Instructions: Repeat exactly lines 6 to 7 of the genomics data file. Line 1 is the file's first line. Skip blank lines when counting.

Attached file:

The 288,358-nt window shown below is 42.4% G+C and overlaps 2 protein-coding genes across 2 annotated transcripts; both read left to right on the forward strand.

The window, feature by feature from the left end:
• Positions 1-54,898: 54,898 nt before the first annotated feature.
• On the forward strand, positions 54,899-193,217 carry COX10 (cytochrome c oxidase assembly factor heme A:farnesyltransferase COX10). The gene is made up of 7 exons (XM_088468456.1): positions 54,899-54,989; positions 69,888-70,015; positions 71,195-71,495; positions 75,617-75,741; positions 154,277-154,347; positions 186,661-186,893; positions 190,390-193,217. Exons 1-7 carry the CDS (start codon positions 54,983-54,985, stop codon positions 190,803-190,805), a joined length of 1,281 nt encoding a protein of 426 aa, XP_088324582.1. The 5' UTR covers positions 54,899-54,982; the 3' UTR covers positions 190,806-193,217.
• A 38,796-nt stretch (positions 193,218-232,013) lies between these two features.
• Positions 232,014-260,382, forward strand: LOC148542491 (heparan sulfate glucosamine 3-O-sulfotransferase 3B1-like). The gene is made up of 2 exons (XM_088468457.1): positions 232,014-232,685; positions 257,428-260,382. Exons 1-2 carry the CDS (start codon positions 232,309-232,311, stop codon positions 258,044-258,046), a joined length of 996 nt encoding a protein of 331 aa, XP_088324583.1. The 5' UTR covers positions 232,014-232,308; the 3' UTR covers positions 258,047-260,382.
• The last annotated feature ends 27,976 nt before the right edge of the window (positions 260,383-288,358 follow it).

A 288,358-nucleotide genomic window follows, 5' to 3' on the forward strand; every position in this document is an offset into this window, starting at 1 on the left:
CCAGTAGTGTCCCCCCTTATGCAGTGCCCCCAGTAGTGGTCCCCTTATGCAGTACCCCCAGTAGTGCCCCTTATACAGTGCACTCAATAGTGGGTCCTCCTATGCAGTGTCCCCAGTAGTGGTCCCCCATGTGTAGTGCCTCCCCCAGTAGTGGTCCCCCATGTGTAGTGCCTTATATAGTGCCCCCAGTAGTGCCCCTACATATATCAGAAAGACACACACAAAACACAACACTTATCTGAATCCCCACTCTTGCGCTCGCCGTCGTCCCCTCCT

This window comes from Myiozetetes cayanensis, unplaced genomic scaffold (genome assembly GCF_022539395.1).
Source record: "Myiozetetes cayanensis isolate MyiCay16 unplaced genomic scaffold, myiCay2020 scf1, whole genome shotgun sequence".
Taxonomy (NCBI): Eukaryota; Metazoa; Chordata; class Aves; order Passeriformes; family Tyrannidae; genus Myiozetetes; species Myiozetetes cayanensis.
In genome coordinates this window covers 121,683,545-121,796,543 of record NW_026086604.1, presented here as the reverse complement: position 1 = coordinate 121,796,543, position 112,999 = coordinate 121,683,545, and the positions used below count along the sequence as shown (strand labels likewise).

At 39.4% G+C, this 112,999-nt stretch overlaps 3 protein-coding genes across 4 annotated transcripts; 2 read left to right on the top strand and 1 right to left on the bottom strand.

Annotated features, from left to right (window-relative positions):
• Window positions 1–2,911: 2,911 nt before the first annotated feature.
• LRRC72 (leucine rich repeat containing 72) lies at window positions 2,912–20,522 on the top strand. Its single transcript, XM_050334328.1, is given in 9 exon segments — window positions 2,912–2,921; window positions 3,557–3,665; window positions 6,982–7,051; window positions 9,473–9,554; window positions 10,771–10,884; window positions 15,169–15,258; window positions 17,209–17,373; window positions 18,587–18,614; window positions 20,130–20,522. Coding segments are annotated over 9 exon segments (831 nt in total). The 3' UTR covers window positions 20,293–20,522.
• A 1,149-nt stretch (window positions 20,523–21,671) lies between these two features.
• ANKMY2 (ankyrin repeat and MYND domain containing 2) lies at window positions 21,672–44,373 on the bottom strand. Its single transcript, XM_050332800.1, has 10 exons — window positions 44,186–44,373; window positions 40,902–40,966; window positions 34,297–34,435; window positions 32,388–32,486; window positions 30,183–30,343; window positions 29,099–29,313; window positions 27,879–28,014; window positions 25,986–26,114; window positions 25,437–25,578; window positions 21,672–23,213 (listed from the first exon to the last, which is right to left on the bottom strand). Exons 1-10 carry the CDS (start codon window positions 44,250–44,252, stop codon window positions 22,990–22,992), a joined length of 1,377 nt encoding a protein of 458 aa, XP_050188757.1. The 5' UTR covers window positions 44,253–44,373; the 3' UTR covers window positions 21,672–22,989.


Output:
• Positions 232,014-260,382, forward strand: LOC148542491 (heparan sulfate glucosamine 3-O-sulfotransferase 3B1-like). The gene is made up of 2 exons (XM_088468457.1): positions 232,014-232,685; positions 257,428-260,382. Exons 1-2 carry the CDS (start codon positions 232,309-232,311, stop codon positions 258,044-258,046), a joined length of 996 nt encoding a protein of 331 aa, XP_088324583.1. The 5' UTR covers positions 232,014-232,308; the 3' UTR covers positions 258,047-260,382.
• The last annotated feature ends 27,976 nt before the right edge of the window (positions 260,383-288,358 follow it).